ASBP: Military Blood Capabilities Displayed at NATO COMEDS Plenary Meeting
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Follow Navy Captain Fahie, program director, as he visits critical military blood program locations.

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Military Blood Capabilities Displayed at NATO COMEDS Plenary Meeting

06/19/2017
By Jessica Pellegrini, ASBP Staff Writer
Navy Capt. Roland Fahie, director of the Armed Services Blood Program, and other military blood program representatives presented at the Committee of the Chiefs of Military Medical Services in NATO, or COMEDS, Plenary Meeting at Joint Base Andrews, Maryland, May 31. Fahie and team members from the Armed Services Blood Bank Center at the Walter Reed National Military Medical Center in Bethesda, Maryland, spoke to attendees from 32 countries during the event and highlighted some of the military blood program’s blood transfusion and collection capabilities.

Maj. Gen. (Dr.) Joseph Caravalho, joint staff surgeon at the Pentagon and chief medical advisor to the chairman of the Joint Chiefs of Staff, hosted the event. Canadian Maj. Gen. Jean-Robert Bernier, the first person from outside continental Europe to be elected to serve as the COMEDS chairman, opened the session by speaking to attendees, many of whom where surgeons generals from our NATO partners, and thanking the organizations that were to present.

“Our job is to work with NATO countries and their partners to provide interoperable blood and blood support with those individuals seamlessly,” Fahie said. “You have NATO forces that support our troops around the world, and we support our NATO forces around the world. So as partners, we fight together and we also save lives together. Our mission is to make sure that we can share resources and that our blood can work for them and their blood can work for us.”

Founded in 1994, COMEDS is the senior committee for medical care within NATO. It acts as the central point for the development and coordination of military medical matters and for providing medical advice to the NATO Military Committee. All 28 NATO countries are members of COMEDS. Additionally, nations that are members of the Partnerships for Peace, the Mediterranean dialogue, the Istanbul Cooperation Initiative and Partners across the Globe are observers.

According to the COMEDS website, “the military medical community plays a key enabling role within NATO and, more specifically, within NATO’s defense planning process. COMEDS makes recommendations concerning the development and assessment of NATO military medical policy and procedures for medical support and seeks to improve existing arrangements between member countries.”

In order to highlight some of the military blood program’s capabilities, the ASBBC’s blood mobile was parked in the middle of Hangar 3 on the installation and opened for visitors to tour. Additional signs and banners explained the medical detachment blood support mission, structure, locations and missions as well as the theater blood distributions system.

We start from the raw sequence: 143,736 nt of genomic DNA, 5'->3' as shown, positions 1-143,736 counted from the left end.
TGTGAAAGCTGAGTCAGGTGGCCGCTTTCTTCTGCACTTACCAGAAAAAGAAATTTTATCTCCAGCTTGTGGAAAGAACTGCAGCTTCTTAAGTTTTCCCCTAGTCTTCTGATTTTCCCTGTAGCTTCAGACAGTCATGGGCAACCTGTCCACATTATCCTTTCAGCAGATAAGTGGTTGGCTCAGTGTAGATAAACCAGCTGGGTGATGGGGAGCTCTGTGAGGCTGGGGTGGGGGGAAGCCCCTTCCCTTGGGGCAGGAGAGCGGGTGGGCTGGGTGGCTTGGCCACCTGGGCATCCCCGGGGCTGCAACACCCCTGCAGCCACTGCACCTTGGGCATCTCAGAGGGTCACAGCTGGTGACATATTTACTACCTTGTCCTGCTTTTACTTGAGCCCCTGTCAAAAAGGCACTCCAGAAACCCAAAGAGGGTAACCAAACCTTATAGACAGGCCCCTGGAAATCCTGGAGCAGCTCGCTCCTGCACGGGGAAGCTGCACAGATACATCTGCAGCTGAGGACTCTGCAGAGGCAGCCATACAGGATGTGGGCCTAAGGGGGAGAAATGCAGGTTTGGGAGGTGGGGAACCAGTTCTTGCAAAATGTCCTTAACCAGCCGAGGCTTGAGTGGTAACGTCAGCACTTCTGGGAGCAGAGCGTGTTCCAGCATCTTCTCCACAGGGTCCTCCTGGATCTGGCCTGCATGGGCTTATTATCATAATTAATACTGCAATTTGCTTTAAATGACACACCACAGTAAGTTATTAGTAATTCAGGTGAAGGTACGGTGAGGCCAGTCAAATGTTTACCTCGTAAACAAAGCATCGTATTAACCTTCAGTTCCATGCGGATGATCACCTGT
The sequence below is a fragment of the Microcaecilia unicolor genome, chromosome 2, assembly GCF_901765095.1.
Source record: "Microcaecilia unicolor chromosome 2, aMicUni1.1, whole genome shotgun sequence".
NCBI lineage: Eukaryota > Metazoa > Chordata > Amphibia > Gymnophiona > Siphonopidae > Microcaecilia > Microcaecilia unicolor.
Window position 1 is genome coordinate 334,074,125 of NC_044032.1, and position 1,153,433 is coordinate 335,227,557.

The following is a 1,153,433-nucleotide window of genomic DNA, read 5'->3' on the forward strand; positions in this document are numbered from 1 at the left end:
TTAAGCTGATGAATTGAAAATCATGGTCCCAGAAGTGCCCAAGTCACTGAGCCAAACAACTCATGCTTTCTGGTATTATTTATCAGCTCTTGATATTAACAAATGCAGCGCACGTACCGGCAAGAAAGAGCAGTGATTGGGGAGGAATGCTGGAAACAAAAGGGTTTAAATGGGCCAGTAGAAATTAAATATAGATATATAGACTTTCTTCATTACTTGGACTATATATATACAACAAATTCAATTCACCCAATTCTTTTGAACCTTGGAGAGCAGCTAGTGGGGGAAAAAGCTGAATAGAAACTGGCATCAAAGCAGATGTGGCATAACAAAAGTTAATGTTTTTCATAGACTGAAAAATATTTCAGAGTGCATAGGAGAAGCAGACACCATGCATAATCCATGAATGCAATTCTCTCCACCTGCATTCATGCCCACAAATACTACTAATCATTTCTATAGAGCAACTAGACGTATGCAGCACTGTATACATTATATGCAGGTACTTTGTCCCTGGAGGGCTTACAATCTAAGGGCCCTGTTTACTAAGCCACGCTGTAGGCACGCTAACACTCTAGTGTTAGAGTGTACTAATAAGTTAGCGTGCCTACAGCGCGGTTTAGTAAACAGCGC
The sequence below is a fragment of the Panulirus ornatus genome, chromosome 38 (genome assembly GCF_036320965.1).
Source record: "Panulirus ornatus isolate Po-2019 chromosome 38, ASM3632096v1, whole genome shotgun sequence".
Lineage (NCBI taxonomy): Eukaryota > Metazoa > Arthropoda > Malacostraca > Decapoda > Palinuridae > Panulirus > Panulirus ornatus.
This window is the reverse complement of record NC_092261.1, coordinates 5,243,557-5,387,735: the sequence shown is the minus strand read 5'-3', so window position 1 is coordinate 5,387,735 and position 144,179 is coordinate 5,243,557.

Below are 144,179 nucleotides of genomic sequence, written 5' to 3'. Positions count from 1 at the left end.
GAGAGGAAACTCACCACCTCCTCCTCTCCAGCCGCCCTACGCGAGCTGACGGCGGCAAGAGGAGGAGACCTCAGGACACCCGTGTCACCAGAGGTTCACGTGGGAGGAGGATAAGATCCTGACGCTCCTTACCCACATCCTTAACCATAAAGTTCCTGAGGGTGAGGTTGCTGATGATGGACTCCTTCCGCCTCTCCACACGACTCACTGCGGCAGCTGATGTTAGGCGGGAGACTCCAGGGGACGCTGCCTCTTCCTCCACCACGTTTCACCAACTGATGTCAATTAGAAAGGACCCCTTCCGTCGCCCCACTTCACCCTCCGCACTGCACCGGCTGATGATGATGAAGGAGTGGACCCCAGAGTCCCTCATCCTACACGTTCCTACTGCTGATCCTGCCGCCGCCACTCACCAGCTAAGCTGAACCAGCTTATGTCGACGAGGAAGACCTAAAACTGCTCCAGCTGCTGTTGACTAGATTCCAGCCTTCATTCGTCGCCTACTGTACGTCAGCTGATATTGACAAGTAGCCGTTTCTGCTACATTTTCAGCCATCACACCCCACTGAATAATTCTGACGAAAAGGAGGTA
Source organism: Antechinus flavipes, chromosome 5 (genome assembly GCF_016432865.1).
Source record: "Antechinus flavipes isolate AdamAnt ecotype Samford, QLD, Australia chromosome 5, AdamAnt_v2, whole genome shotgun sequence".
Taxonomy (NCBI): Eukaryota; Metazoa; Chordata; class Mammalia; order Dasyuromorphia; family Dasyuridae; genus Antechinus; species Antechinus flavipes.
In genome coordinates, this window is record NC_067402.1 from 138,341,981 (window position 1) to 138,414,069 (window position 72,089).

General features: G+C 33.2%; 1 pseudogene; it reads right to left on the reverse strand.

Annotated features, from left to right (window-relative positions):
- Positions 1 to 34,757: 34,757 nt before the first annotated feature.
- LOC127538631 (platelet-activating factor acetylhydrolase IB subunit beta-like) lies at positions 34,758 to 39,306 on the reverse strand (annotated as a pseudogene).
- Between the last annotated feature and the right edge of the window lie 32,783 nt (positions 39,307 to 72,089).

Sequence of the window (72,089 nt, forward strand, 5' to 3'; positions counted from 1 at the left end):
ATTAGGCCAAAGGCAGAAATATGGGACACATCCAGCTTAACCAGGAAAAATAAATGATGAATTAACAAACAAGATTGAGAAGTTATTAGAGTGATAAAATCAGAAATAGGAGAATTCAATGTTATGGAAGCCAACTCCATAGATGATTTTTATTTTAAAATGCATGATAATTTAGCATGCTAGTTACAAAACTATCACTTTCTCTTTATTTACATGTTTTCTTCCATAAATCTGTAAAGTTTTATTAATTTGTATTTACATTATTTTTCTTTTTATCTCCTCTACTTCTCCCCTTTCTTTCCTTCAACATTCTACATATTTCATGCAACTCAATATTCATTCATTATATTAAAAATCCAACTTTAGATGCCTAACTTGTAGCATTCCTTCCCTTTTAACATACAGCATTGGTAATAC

“It was a great honor to speak with Maj. Gen. Caravalho, Maj. Gen. Bernier and the surgeons general during our visit to Joint Base Andrews,” Fahie said. “It is always a great privilege to meet with our NATO allies and to discuss the future of military medical operations worldwide. By working together with other nations, we are creating a better, safer and more advanced medical experience for our patients worldwide. In the end, this type of coordination will save more lives.”

Among the other displays at the event were a C17 aircraft — the type of plane often used to transport blood overseas — and an Ebola treatment unit used to help contain the spread of the virus in infected areas.

Fahie said the main the thing he wanted the delegates to know was “that they can count on the U.S. forces to work with them to be able to provide blood and blood support to our military members and their beneficiaries overseas, and also that we can support each other in combat operations.”

“Wherever we are needed together, we can work together as partners to fight terrorism or do whatever it takes when we are called upon by higher authorities,” Fahie said.   

About the Armed Services Blood Program
Since 1962, the Armed Services Blood Program has served as the sole provider of blood for the United States military. As a tri-service organization, the ASBP collects, processes, stores and distributes blood and blood products to Soldiers, Sailors, Airmen, Marines and their families worldwide. As one of four national blood collection organizations trusted to ensure the nation has a safe, potent blood supply, the ASBP works closely with our civilian counterparts by sharing donors on military installations where there are no military blood collection centers and by sharing blood products in times of need to maximize availability of this national treasure. To find out more about the ASBP or to schedule an appointment to donate, please visit www.militaryblood.dod.mil. To interact directly with ASBP staff members, see more photos or get the latest news, follow @militaryblood on Facebook, Twitter, Flickr, YouTube and Pinterest.  Find the drop. Donate.

The Armed Services Blood Program is a proud recipient of the Army Maj. Gen. Keith L. Ware Public Affairs award for journalism.